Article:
Richard sits in on the CTV NewsChannel with news anchor Marcia MacMillan have a look at the weekend’s big releases including “The Secret Life of Pets 2,” “X-Men: Dark Phoenix,” the indie drama “Mouthpiece” and the rockumentary “Echo in the Canyon.”
Richard has a look at the new movies coming to theatres, including the housebroken sequel “The Secret Life of Pets 2,” the cosmic bonfire of CGI flames “X-Men: Dark Phoenix” and the nostalgic 60s doc “Echoes in the Canyon” with CFRA Morning Rush host Bill Carroll.
Laurel Canyon, a nexus of 60s counterculture located in the Hollywood Hills, was home to a generation of singer-songwriters who shaped the music that dominated the baby boomer heyday of commercial radio. “It was the one place you could live that was the antithesis of the plastic straight world you saw on television,” says longtime resident Jackson Browne. “It was always a hangout for bohemians,” says Mamas and Papas singer Michele Phillips and now it is the subject of an entertaining documentary, “Echo in the Canyon.”
The movie’s framework comes from a 2015 tribute concert featuring songs made famous by Laurel Canyon acts like Buffalo Springfield, the Mamas and the Papas and the Beach Boys. “The music that came out of the Laurel Canyon scene in the 60’s was not only inspiring to other bands at that time,” says Jakob Dylan, “but also became inspiring to my generation. Tonight is an opportunity, like folk music, to pass it on to a new generation and keep the echoes of that music going.”
Between live performances from artists like Beck, Fiona Apple, Regina Spektor and Norah Jones, Dylan interviews a who’s who of California Sound-era superstars like David Crosby and Roger McGuinn of the Byrds, Buffalo Springfield’s Stephen Stills, Michelle Phillips, producer Lou Adler and Brian Wilson, about whom Tom Petty, in his last filmed interview, says, “I don’t see anything in Mozart that is better than Brian Wilson.” Other accounts of those times come from John Sebastian and Eric Clapton.
They often say if you can remember the 60s you weren’t really there, but the talking heads here seem to have no trouble recalling the details of the Canyon’s early days. Adler remembers exactly where the musicians sat during the Mamas and the Papas’s first recording session and Ringo Starr says the Byrds turned the Beatles on to a “hallucinogenic situation” when they first met. A mix of contemporary sounds and nostalgia, it paints an apolitical (you would never know that Vietnam was raging during the time documented) picture of a creative collaboration that saw artists competing with one another to expand the limits of what rock music could be. “You can listen to the records,” says Stephen Stills, “and you can hear the cross-pollination.”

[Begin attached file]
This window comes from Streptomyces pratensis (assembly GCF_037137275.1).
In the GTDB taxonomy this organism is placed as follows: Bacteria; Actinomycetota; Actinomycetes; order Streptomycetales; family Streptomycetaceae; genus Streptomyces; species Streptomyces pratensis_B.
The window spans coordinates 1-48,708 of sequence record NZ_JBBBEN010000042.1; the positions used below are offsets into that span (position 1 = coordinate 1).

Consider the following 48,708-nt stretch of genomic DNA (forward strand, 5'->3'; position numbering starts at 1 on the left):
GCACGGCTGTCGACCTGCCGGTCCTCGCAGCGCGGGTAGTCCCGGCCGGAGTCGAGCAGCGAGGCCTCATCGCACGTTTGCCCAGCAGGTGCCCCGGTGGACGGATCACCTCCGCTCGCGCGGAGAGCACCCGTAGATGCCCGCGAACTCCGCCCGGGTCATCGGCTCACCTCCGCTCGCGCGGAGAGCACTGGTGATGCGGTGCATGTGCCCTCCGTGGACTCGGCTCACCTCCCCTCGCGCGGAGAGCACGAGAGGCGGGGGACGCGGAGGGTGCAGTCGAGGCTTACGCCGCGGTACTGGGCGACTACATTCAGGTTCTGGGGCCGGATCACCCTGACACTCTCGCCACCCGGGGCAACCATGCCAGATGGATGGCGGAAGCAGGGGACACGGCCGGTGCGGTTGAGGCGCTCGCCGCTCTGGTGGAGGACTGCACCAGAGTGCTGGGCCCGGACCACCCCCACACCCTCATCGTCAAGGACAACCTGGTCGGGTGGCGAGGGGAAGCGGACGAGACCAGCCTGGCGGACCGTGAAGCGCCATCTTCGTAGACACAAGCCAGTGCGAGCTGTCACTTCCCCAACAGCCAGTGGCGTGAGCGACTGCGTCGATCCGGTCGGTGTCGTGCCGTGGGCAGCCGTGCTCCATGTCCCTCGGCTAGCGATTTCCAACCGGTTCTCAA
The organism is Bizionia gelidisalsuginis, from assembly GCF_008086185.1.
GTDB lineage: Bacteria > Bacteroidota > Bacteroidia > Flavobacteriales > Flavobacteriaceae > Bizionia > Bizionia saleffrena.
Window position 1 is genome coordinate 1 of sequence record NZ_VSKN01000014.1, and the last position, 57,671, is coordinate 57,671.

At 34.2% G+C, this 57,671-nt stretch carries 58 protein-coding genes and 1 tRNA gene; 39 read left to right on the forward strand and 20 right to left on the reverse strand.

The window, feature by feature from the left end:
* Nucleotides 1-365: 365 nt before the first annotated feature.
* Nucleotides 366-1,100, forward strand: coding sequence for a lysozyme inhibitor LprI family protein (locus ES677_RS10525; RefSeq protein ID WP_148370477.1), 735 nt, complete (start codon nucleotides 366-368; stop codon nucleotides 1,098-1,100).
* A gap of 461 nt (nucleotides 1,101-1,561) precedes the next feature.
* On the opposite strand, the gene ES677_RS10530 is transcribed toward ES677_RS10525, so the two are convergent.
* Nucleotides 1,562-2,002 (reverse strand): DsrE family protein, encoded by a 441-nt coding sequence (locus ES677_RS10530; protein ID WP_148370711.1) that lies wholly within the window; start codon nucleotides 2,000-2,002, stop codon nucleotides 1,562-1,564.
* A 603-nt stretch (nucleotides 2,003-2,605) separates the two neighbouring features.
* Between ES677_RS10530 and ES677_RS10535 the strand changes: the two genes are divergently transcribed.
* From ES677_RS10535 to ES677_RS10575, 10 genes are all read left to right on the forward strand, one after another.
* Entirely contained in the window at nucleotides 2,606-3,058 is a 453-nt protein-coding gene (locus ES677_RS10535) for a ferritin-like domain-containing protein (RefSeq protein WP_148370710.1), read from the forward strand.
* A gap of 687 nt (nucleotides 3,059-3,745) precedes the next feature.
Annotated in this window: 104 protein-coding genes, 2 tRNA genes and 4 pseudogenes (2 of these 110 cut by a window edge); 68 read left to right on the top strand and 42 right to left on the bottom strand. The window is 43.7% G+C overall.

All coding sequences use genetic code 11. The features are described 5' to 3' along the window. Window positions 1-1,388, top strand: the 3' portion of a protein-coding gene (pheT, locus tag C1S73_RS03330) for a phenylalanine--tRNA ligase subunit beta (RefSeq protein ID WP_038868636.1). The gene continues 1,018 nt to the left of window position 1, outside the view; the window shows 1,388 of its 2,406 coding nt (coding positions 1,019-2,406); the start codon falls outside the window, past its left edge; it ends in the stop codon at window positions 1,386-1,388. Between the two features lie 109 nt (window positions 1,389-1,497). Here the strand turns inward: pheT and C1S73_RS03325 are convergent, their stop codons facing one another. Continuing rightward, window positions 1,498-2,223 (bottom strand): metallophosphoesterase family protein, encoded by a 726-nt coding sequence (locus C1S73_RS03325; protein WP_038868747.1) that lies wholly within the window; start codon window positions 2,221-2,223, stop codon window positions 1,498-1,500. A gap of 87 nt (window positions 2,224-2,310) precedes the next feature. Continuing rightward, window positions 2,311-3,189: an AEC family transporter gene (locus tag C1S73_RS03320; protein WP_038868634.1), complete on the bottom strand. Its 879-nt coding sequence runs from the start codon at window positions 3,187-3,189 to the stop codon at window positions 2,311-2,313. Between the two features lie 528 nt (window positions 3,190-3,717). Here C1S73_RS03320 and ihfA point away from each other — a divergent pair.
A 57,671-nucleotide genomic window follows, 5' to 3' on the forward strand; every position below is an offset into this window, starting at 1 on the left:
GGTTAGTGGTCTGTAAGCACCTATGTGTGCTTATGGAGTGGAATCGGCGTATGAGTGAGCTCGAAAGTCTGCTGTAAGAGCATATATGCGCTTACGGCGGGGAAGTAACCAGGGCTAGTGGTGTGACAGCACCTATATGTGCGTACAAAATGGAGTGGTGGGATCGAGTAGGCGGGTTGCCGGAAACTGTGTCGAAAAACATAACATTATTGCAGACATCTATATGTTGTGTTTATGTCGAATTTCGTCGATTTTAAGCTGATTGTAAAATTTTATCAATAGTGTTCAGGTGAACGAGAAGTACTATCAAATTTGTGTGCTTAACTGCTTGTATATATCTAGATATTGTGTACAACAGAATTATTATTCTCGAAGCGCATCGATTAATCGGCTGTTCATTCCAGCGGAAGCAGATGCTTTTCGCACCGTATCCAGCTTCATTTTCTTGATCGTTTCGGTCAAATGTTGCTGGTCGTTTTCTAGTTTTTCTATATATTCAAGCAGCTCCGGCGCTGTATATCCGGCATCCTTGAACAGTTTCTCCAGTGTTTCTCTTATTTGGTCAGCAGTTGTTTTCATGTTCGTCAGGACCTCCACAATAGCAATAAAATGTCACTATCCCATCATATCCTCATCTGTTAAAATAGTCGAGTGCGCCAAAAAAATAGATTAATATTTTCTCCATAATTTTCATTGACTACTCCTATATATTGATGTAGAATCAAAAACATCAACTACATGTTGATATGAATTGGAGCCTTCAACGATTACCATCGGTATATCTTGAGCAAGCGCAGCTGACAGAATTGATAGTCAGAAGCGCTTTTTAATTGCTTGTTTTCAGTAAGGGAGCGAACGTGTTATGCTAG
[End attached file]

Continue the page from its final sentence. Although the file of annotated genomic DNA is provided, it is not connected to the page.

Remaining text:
Ultimately this isn’t a history of a generation but an enjoyable look at a brief period that still echoes in the imaginations and ears of many fans. “These records came like an avalanche,” Beck says of LPs like “Pet Sounds,” “and there was nothing like them before.”
Richard sits in on the CJAD Montreal morning show with guest host Ken Connors to talk the new movies coming to theatres including the housebroken sequel “The Secret Life of Pets 2,” the cosmic bonfire of CGI flames “X-Men: Dark Phoenix” and the nostalgic 60s doc “Echoes in the Canyon.”
The name Tommy Tedesco is likely unfamiliar to you, but if you have played air guitar sometime in the last fifty years, chances are you have mimed to at least one of his guitar licks.
Tedesco was one of the guitar players of an unofficial group of musicians known as the Wrecking Crew, the session band who played on records by everyone from the Byrds to Cher and Nancy and Frank Sinatra to the Beach Boys, the Monkees, and Captain and Tennille.
In “Wrecking Crew” Tedesco’s son, filmmaker Denny Tedesco, has brought together many of the anonymous west coast players who provided much of the back beat of the 1960s and 70s.
It’s a personal project for Denny who spends a great deal of time reminiscing about his dad. We learn about how his father became the most recorded guitar player in history, some personal and studio stories and there is even a clip of Tommy on “The Gong Show,” wearing a pink tutu singing his satirical song “Requiem For A Studio Guitar Player.” “I used to be number one / Did all the work in this town / In the Fifties I was something / In the Sixties I was king / Now the Seventies come around and I will do anything…” It’s a funny moment that really speaks to the big picture story of The Wrecking Crew. They were the kings and queens of the Los Angeles music scene, hitmakers who worked round the clock and became millionaires until the work dried up as the singer-songwriter phase of the 1970s took hold.
Tedesco doesn’t focus on the post 70s careers of the players. Light and breezy, “Wrecking Crew” is as frothy as the music it details but he does mine some interesting biographical details about musicians like Hal Blaine, the genius drummer who went from millionaire to security guitar to working musician again, Carol Kaye, the lone female member of the band and Earl Palmer, a jazz drummer who played with everyone from Count Basie to Little Richard.
“Wrecking Crew” is a heartfelt and interesting peak into an unexplored part of our collective musical history and it has a good beat and you can dance to it.